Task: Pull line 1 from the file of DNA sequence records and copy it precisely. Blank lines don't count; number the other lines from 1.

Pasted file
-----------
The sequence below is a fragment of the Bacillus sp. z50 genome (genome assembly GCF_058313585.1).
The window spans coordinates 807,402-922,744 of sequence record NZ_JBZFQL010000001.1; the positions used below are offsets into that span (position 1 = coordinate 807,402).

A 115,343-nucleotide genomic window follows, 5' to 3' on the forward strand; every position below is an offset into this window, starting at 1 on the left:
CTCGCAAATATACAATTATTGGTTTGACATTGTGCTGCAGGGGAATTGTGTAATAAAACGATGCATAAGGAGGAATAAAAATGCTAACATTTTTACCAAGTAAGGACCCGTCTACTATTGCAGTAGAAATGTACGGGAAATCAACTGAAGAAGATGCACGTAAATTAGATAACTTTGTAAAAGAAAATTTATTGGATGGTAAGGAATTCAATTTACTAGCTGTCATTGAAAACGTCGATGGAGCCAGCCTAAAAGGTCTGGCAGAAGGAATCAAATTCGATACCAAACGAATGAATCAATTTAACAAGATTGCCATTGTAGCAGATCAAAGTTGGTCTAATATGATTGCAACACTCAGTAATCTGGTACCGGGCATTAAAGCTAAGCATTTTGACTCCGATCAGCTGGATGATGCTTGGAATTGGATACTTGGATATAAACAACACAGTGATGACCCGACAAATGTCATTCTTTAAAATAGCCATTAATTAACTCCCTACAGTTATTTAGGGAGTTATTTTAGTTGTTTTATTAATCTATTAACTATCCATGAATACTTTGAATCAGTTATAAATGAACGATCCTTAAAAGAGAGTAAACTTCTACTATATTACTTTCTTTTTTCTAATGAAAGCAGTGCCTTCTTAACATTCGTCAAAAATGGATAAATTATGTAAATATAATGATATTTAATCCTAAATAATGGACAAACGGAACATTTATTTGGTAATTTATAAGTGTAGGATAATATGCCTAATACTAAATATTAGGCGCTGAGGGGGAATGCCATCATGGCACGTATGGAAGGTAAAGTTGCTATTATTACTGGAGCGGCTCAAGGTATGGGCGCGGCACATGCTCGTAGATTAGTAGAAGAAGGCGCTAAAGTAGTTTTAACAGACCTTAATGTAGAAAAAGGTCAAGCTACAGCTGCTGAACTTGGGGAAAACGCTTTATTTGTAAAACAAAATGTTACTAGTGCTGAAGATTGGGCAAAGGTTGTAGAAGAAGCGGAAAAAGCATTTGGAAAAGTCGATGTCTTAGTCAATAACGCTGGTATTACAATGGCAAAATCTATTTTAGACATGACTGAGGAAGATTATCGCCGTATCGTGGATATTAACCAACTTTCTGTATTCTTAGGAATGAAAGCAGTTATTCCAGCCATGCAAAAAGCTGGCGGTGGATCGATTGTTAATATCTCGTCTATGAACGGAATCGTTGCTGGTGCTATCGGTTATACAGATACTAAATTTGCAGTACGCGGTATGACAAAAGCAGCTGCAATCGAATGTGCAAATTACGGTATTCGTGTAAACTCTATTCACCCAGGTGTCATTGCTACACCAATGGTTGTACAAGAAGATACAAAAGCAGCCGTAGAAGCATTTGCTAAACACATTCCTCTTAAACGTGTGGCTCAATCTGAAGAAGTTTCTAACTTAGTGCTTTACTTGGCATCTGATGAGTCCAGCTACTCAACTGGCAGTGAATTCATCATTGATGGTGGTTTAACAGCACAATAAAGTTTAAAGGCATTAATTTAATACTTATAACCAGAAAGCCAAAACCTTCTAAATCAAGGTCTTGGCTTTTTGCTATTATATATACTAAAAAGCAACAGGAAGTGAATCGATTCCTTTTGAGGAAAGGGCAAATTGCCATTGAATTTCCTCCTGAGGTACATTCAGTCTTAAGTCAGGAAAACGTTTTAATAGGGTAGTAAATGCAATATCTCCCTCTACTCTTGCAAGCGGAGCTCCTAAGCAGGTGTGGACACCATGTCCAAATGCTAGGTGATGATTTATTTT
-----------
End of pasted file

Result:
The sequence below is a fragment of the Bacillus sp. z50 genome (genome assembly GCF_058313585.1).